Mechanics and energetics of walking and running up and downhill: A joint-level perspective to guide design of lower-limb exoskeletons [article]

Richard W Nuckols, Kota Z. Takahashi, Dominic J. Farris, Sarai Mizrachi, Raziel Riemer, Gregory S. Sawicki
2020 bioRxiv   pre-print
Lower-limb wearable robotic devices can provide effective assistance to both clinical and healthy populations; however, how assistance should be applied in different gait conditions and environments is still unclear. We suggest a biologically-inspired approach derived from knowledge of human locomotion mechanics and energetics to establish a 'roadmap' for wearable robot design. In this study, we characterize the changes in joint mechanics during both walking and running across a range of
more » ... /decline grades and then provide an analysis that informs the development of lower-limb exoskeletons capable of operating across a range of mechanical demands. Eight subjects (6M,2F) completed five walking (1.25 m -1) trials at -15%, -10%, 0%, 10%, and 15% grade and five running (2.25 m s-1) trials at -10%, -5%, 0%, 5%, and 10% grade on a treadmill. We calculated time-varying joint moment and power output for the ankle, knee, and hip. For each gait, we examined how individual limb-joints contributed to total limb positive, negative and net power across grades. For both walking and running, changes in grade caused a redistribution of joint mechanical power generation and absorption. From level to incline walking, the ankle's contribution to limb positive power decreased from 44% on the level to 28% at 15% uphill grade (p < 0.0001) while the hip's contribution increased from 27% to 52% (p < 0.0001). In running, regardless of the surface gradient, the ankle was consistently the dominant source of lower-limb positive mechanical power (47-55%). In the context of our results, we outline three distinct use-modes that could be emphasized in future lower-limb exoskeleton designs 1) Energy injection: adding positive work into the gait cycle, 2) Energy extraction: removing negative work from the gait cycle, and 3) Energy transfer: extracting energy in one gait phase and then injecting it in another phase (i.e., regenerative braking).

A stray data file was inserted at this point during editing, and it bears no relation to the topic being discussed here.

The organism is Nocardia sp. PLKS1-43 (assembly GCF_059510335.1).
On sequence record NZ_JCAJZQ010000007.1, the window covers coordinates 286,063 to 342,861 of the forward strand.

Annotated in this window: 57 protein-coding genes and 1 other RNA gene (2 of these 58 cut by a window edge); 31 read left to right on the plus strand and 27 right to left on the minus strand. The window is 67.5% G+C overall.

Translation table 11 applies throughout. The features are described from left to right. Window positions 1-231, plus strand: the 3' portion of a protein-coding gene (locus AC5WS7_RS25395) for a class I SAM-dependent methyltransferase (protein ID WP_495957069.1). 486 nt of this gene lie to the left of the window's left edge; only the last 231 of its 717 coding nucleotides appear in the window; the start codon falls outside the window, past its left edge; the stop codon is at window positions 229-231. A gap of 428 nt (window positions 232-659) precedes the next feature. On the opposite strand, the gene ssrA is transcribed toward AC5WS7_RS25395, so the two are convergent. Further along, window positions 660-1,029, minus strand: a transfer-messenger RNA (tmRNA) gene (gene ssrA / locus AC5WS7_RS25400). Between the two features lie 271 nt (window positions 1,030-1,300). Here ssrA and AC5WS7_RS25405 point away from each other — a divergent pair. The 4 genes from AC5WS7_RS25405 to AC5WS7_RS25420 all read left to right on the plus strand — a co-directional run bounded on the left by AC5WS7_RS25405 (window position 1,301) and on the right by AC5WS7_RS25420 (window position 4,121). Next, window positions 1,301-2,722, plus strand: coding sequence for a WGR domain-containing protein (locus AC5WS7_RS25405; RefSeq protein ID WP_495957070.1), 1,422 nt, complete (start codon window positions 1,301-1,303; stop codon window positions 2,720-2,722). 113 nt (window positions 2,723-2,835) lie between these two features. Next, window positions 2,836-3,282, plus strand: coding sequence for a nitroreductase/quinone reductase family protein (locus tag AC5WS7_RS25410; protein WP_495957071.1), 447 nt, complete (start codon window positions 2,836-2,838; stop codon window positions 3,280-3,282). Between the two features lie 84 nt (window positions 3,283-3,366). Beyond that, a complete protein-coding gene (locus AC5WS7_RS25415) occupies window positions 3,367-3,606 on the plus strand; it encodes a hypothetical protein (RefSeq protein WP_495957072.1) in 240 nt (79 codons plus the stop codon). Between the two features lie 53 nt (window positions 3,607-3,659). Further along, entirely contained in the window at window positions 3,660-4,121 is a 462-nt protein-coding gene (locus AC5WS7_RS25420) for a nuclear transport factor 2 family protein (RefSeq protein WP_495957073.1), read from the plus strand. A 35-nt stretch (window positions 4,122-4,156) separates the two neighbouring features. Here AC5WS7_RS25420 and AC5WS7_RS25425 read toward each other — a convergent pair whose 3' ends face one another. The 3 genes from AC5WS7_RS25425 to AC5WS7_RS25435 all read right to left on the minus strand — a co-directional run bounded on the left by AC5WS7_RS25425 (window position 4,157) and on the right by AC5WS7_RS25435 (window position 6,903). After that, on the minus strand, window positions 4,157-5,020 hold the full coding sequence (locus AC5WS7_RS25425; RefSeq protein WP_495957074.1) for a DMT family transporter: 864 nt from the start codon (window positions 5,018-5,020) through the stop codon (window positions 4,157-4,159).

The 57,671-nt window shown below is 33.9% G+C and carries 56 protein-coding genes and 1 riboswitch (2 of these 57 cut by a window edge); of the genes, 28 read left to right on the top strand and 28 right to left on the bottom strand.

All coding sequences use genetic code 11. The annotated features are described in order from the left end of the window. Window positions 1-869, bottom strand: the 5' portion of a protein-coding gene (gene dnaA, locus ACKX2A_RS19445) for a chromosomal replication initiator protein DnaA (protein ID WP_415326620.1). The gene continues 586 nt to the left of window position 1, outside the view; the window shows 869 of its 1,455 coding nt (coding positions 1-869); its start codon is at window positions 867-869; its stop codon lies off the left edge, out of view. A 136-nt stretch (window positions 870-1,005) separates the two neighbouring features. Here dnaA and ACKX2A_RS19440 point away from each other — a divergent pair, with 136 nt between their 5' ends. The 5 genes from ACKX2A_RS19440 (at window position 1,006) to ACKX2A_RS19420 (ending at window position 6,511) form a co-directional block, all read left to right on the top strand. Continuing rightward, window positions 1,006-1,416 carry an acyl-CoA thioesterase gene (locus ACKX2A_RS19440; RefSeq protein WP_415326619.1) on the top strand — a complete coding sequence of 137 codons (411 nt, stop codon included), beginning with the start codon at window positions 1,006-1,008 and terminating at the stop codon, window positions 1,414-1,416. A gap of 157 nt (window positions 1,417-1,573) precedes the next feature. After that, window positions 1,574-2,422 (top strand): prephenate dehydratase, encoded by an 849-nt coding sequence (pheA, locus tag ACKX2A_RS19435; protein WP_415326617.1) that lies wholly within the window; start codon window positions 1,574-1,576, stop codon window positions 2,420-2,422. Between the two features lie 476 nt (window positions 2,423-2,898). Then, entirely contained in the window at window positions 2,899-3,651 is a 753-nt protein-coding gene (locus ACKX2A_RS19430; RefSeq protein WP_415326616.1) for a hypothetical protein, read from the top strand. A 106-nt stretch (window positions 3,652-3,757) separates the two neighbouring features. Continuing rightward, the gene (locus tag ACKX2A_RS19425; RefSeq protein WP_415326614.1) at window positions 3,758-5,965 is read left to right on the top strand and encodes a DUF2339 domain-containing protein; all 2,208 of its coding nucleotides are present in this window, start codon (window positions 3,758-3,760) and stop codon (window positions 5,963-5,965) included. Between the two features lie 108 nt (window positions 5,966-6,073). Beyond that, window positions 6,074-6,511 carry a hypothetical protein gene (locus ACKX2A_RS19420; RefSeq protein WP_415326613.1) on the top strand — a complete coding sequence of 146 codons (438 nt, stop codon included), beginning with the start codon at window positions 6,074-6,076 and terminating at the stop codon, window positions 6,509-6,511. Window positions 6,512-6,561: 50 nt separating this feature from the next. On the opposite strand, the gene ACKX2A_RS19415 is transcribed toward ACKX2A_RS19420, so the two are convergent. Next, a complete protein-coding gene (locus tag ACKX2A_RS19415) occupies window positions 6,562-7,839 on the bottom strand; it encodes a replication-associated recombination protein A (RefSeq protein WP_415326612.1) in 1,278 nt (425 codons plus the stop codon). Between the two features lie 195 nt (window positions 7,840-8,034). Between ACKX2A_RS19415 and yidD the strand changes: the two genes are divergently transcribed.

doi:10.1101/2020.04.07.029579 fatcat:puknqbf5qnejlhnwscofoee3hy